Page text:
Article Text

Download PDFPDF
Tobacco, alcohol and illicit drugs during pregnancy and risk of neuroblastoma: systematic review
  1. Eloise Müller-Schulte1,
  2. Gerhard Kurlemann2,
  3. Anja Harder3,4
  1. 1 Institute of Medical Microbiology, Saarland University Medical Center, Homburg, Germany
  2. 2 Department of Pediatric Neurology, Children’s University Hospital, Münster, Germany
  3. 3 Institute of Pathology, Brandenburg Medical School, Brandenburg, Germany
  4. 4 Institute of Neuropathology, University Hospital, Münster, Germany
  1. Correspondence to Dr Anja Harder, Institute of Pathology, Health Care Center, Brandenburg Hospital, Brandenburg Medical School, Hochstr. 29, D-14770 Brandenburg, Germany; anja.harder{at}


Objective To determine whether prenatal and perinatal maternal consumption of alcohol, tobacco and/or illicit drugs is associated with risk of neuroblastoma.

Data sources Medline and Embase (both from inception to February 2017), and reference lists of included studies.

Study selection To be eligible, a study had to be an original report including data on intake of alcohol, tobacco smoking and/or consumption of illicit drugs during pregnancy and risk of neuroblastoma in the child.

Data extraction From eligible studies, data study characteristics as well as effect measures and confounders were extracted. We assessed unadjusted and confounder-adjusted estimates, performed risk of bias analysis, constructed random-effects models and assessed heterogeneity.

Results We identified 14 case–control studies (1987–2016) involving a total of 3114 children with neuroblastoma. Meta-analysis of unadjusted estimates showed an association between alcohol (OR 1.26; 95% CI 1.07 to 1.49), tobacco (OR 1.22; 95% CI 1.04 to 1.44) and illicit drug consumption during pregnancy and risk of neuroblastoma during childhood, with illicit drug consumption showing the strongest association (OR 3.26; 95% CI 1.36 to 7.86). However, adjusted estimates were highly heterogeneous.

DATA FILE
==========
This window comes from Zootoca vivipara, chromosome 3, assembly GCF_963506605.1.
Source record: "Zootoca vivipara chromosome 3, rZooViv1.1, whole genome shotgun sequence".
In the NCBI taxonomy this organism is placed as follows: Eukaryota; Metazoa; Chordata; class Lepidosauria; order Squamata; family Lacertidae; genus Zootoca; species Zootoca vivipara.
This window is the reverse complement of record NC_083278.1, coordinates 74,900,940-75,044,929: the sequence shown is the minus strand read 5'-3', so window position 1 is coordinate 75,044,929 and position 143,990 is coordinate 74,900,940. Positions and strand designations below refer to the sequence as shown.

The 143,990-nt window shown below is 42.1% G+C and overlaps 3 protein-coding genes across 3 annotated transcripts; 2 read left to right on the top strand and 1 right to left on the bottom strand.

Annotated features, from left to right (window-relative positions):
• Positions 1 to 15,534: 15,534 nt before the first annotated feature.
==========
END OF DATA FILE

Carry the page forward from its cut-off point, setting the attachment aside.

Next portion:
Limitations All studies were at high risk of bias.

Conclusions Smoking, alcohol or illicit drugs during pregnancy might play a role in the development of neuroblastoma. However, well-designed studies are needed to assess whether these exposures are causal and whether time period during pregnancy, dose or co-consumption of substances is critical.

Trial registration number Registration number CRD42016036165.

  • oncology
  • epidemiology

Statistics from

Request Permissions

If you wish to reuse any or all of this article please use the link below which will take you to the Copyright Clearance Center’s RightsLink service. You will be able to get a quick price and instant permission to reuse the content in many different ways.


  • Contributors AH conceptualised and designed the study, drafted the initial manuscript and approved the final manuscript as submitted. EM-S collected the data, coordinated the analyses and carried out the study, reviewed and revised the manuscript, and approved the final manuscript as submitted. GK critically reviewed and revised the manuscript and approved the final manuscript as submitted.

  • Competing interests None declared.

  • Provenance and peer review Not commissioned; internally peer reviewed.